In his closely observed life, Joseph of Copertino proved himself a mystic known for his frequent ecstasies and phenomena of levitation. The friar appears as a giant counter-example to the one-dimensional metaphysics of physicalism.
Levitation is more than a fantastic phenomenon—it’s also a symbol of transcendence. But there are less literal ways of looking at the phenomenon, ways that ordinary folks like us can relate to, threads of wisdom from Joseph’s otherworldly career we can weave into the mix of every day life mundane life.
Was Joseph perhaps the herald of a new travel technology, destined to displace the car, the boat, the airplane? I think that misses the mark?
Instead of technology, let’s think of etymology: take the Latin word, levare, “to make light,” the root of two words, levitation and levity. Notice there’s a less literal sense of “making light,” captured by the word levity. Here one “makes light” of all sorts of things; but you do it figuratively and mentally.
So, is there a wisdom of levity that corresponds to the showmanship of levitation? Could levity alter the way we experience the world? Are all life’s problems as grave, heavy, and oppressive as they often appear to be? Or could we learn to take our pains and pleasures, our failures and successes, a bit more lightly?
“Look upon the world as you would upon a bubble”, said the Buddha. “Look upon it as a mirage.” Oppressed by the gravity of existence, an attitude that “makes light” of things might well diminish the weight of suffering. Are there ways of “making light” the overbearing heaviness of being? Suppose we applied “making light” to our diet: that is, how we eat, drink, and consume what we need from Mother Nature. Making light would benefit our health: our bodies, the economy, the environment. Suppose that by eating and drinking less, we literally got lighter—lost weight. We could count that as a kind of levitation! It would make our life-style lighter.
As far as living levity, what about the benefits of making light of our possessions? We don’t have to copy Joseph and fly into a panic like the saint did when a well-meaning woman offered him a new set of underwear. No suggestion here that we don hairshirts and become ascetics, but that we cultivate an attitude of non-clinging toward what we think are our possessions. Ownership, after all, is an illusion; even our bodies are on loan from Mother Nature.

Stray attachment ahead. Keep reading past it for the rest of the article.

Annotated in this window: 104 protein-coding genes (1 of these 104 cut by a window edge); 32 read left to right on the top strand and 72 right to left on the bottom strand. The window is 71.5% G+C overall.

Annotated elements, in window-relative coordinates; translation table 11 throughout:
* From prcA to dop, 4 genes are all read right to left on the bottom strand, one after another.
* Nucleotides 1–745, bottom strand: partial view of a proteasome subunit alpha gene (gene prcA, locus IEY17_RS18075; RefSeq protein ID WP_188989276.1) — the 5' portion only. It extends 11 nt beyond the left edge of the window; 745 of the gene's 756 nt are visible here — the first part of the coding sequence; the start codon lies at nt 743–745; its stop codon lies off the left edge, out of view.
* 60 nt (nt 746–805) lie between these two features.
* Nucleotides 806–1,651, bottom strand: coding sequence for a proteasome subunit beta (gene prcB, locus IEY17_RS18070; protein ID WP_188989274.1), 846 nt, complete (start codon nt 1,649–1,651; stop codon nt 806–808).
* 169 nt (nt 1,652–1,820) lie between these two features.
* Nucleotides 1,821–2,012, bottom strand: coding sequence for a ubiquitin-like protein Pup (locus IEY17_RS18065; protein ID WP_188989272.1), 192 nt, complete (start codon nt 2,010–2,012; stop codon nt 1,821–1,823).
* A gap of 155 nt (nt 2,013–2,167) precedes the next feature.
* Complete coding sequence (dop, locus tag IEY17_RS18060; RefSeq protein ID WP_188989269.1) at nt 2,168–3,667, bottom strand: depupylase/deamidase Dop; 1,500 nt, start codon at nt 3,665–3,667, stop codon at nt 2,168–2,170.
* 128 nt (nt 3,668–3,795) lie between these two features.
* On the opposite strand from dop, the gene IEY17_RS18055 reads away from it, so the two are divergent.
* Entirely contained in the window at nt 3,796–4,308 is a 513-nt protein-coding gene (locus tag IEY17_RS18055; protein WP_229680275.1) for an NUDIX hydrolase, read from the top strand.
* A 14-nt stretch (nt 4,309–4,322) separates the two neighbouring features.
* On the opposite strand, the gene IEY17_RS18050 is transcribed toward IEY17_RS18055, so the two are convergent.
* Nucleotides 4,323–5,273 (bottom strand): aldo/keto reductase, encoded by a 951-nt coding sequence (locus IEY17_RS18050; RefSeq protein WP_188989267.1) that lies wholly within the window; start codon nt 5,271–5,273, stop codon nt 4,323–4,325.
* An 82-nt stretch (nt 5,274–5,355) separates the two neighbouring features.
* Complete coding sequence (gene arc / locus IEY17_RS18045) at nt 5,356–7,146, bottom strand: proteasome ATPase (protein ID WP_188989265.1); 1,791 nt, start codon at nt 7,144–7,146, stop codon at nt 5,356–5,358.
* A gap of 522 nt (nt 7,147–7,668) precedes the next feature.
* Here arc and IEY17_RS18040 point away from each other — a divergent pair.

Come to think of it, levity--making light of things--has a subversive side. What if whole populations lightened up on their over-advertised needs and broke the commandments of their capitalist overlords? In making light of our appetites, we would change our habits of consumption. If we could do that en masse and come together with the focus on the real needs of humanity, we could transform life on earth.
Levity can be a versatile ally in the war with the heavies of the great world. Call this enlightenment, if you like--holding one’s beliefs, assumptions, and prejudices lightly.Living lightly, thinking lightly, taking things lightly all serve to lighten perception and consciousness itself. And the point? Well, shedding overweight beliefs and opinions, brushing aside the rabble of rowdy thoughts, we might gradually dismantle our cognitive filters and clean out the emotional deadweights. The world would light up for us in surprising and perhaps delightful ways.
I laughed out loud reading for the first time about the friar’s zany flights. Why laugh at the image of Joseph flying backwards? It seemed to cause a kind of spasm, a feeling of release, and the sound of my laughter was the sound of my worldview exploding.